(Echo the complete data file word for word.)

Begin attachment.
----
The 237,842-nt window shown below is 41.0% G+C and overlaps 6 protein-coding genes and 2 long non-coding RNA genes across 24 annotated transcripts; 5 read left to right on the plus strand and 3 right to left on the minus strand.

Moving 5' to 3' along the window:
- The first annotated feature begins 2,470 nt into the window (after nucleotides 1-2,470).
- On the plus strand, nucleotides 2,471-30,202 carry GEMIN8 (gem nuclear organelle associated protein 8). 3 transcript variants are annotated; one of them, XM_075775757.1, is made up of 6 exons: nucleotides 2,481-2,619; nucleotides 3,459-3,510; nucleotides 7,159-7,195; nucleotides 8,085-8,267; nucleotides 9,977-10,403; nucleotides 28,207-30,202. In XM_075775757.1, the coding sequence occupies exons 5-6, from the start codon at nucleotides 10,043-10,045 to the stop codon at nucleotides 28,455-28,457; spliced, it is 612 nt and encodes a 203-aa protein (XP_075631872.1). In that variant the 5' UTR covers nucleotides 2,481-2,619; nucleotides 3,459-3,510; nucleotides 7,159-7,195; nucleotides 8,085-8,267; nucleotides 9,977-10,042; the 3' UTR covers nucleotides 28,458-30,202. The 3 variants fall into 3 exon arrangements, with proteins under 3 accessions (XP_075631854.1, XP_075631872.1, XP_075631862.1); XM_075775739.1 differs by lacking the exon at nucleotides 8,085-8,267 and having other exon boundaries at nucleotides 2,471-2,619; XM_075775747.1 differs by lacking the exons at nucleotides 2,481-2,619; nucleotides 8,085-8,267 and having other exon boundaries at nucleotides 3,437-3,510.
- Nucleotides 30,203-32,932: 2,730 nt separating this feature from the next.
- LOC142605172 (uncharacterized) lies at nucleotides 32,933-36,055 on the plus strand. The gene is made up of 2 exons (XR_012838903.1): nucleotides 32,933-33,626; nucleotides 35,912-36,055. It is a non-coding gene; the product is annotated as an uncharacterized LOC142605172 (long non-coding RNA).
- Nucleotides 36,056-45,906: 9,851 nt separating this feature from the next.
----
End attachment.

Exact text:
The 237,842-nt window shown below is 41.0% G+C and overlaps 6 protein-coding genes and 2 long non-coding RNA genes across 24 annotated transcripts; 5 read left to right on the plus strand and 3 right to left on the minus strand.

Moving 5' to 3' along the window:
- The first annotated feature begins 2,470 nt into the window (after nucleotides 1-2,470).
- On the plus strand, nucleotides 2,471-30,202 carry GEMIN8 (gem nuclear organelle associated protein 8). 3 transcript variants are annotated; one of them, XM_075775757.1, is made up of 6 exons: nucleotides 2,481-2,619; nucleotides 3,459-3,510; nucleotides 7,159-7,195; nucleotides 8,085-8,267; nucleotides 9,977-10,403; nucleotides 28,207-30,202. In XM_075775757.1, the coding sequence occupies exons 5-6, from the start codon at nucleotides 10,043-10,045 to the stop codon at nucleotides 28,455-28,457; spliced, it is 612 nt and encodes a 203-aa protein (XP_075631872.1). In that variant the 5' UTR covers nucleotides 2,481-2,619; nucleotides 3,459-3,510; nucleotides 7,159-7,195; nucleotides 8,085-8,267; nucleotides 9,977-10,042; the 3' UTR covers nucleotides 28,458-30,202. The 3 variants fall into 3 exon arrangements, with proteins under 3 accessions (XP_075631854.1, XP_075631872.1, XP_075631862.1); XM_075775739.1 differs by lacking the exon at nucleotides 8,085-8,267 and having other exon boundaries at nucleotides 2,471-2,619; XM_075775747.1 differs by lacking the exons at nucleotides 2,481-2,619; nucleotides 8,085-8,267 and having other exon boundaries at nucleotides 3,437-3,510.
- Nucleotides 30,203-32,932: 2,730 nt separating this feature from the next.
- LOC142605172 (uncharacterized) lies at nucleotides 32,933-36,055 on the plus strand. The gene is made up of 2 exons (XR_012838903.1): nucleotides 32,933-33,626; nucleotides 35,912-36,055. It is a non-coding gene; the product is annotated as an uncharacterized LOC142605172 (long non-coding RNA).
- Nucleotides 36,056-45,906: 9,851 nt separating this feature from the next.